Chocolate Butterscotch Chip Bar Cookies


All of us have had those times when we have volunteered to bring cookies for a potluck or snacks for some meeting, only to realize the night before the event that we really aren’t in the mood or don’t have the time to bake even the simplest drop cookies. So we shift our thoughts to a bar cookie recipe or reach for that box of brownie mix we keep for “emergencies.”

That was where I found myself this week. Big plans for making a batch of a favorite butterscotch and chocolate chip oatmeal cookie. All the ingredients ready and even some promises made for what I’d be bringing. And, unfortunately, not a whole lot of time to make the size batch I’d need.

It didn’t take much tweaking to alter that old recipe, turning it into a form that took less than 20 minutes to make, from getting out the bowl to putting the pan in the oven. The result was a bar cookie that was a little chewy yet with a bit of a crisp crust–a little unexpected, since most of these recipes tend toward the chewy or “cake-y” side.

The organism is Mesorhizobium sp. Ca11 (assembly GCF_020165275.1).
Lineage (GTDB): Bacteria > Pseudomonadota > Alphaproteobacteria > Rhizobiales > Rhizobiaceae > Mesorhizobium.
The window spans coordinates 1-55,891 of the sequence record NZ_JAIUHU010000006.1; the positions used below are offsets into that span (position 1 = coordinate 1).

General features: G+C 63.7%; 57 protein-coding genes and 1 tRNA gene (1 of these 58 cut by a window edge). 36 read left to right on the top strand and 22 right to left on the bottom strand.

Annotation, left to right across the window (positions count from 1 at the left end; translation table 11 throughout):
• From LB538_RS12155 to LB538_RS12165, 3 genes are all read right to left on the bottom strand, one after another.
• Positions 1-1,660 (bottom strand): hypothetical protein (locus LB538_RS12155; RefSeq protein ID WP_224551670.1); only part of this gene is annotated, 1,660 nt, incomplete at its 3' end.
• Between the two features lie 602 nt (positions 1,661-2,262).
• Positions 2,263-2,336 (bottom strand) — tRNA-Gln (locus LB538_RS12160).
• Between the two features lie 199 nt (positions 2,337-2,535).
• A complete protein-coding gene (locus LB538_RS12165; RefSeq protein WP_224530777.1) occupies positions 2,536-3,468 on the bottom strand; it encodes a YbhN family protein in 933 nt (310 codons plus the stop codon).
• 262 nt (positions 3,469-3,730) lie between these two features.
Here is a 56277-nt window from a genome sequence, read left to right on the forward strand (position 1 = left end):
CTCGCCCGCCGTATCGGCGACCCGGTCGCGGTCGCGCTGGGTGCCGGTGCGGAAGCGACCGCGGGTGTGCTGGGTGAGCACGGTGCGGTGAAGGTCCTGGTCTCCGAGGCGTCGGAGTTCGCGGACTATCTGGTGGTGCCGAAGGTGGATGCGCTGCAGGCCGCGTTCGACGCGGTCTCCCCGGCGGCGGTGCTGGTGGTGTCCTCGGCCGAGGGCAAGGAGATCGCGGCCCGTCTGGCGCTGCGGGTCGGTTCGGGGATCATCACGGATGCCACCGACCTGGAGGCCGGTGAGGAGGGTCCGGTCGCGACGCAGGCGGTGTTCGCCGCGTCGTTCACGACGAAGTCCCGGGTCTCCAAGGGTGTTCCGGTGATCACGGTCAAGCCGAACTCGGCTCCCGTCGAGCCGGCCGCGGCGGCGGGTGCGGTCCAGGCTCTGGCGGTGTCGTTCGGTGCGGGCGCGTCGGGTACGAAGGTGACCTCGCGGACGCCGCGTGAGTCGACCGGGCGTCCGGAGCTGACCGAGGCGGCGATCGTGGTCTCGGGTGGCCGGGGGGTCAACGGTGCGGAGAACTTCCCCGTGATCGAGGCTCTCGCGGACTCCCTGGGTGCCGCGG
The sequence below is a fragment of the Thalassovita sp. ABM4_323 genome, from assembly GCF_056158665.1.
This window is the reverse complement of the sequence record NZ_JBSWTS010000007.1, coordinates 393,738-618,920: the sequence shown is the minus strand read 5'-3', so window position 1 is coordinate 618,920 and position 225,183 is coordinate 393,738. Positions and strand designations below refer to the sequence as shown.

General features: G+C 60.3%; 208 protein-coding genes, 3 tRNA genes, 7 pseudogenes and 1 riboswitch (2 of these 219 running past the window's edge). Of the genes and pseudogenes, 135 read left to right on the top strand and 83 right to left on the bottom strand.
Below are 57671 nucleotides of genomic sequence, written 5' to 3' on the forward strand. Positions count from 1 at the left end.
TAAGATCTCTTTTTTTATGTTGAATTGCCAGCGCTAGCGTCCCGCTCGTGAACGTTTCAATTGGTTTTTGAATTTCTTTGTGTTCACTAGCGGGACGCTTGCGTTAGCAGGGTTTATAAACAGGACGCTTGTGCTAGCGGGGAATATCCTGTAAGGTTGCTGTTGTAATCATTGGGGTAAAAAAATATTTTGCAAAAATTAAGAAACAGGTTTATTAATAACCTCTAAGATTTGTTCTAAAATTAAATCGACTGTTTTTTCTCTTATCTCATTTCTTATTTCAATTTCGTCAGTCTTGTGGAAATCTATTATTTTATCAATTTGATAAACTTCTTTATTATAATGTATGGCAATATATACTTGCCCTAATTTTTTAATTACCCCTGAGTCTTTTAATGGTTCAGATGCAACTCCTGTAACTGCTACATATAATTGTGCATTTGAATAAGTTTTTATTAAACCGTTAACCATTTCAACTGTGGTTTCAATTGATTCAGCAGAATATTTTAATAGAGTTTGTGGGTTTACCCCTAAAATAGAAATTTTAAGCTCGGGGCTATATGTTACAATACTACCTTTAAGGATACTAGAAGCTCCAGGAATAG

This is yet another of the ways that I have found to use mayonnaise in baked goods. Compared to the cost of butter, this (especially when using a store brand of mayonnaise) reduces the cost of the cookies substantially. With the complexity of flavors of all the ingredients, there will be not a hint of this unusual ingredient in the final product.

Oatmeal Chocolate Chip Bar Cookies

1 1/2 c brown sugar, packed

1 c real mayonnaise
2 eggs
2 t vanilla
1 t almond flavoring
2 1/4 c flour
2 t cinnamon
1/2 t nutmeg
1/2 t ground ginger
2 t baking powder 
2 ½ c quick (not instant) or rolled oats
1 ½ c chocolate or butterscotch chips—or mixed half and half
1. Combine the mayonnaise and brown sugar and cream until well blended. Stir in the eggs, vanilla, and almond extract, and continue beating until light and fluffy.

2. Sift together the flour, baking powder, and spices, and gradually add to the sugar and butter mixture.

3. When well blended, stir in the chips and mix thoroughly.

4.  Add the oatmeal, a cup at a time, making sure the batter is evenly mixed.

5.  Spray or oil well a jelly roll pan. Pat the dough evenly in the pan, making sure that the edges are at least as thick as the center.

6.  Bake at 325 degrees for about 25 to 30 minutes, until the center springs back when you press lightly on it.

This recipe makes about 48 to 60 squares, depending on your preferred size for cutting.

Special notes:

If you have a glass or insulated pan, use it instead of lighter pans, to be sure the edges don’t bake before the center is done.

These are easiest to cut while still quite warm.  A hint I learned a long time ago for cutting brownies, bar cookies, and sheet cakes is to use a plastic, disposable knife. These not only are safe for your nonstick pans; they also cut cleanly and often more easily than a sharp knife.

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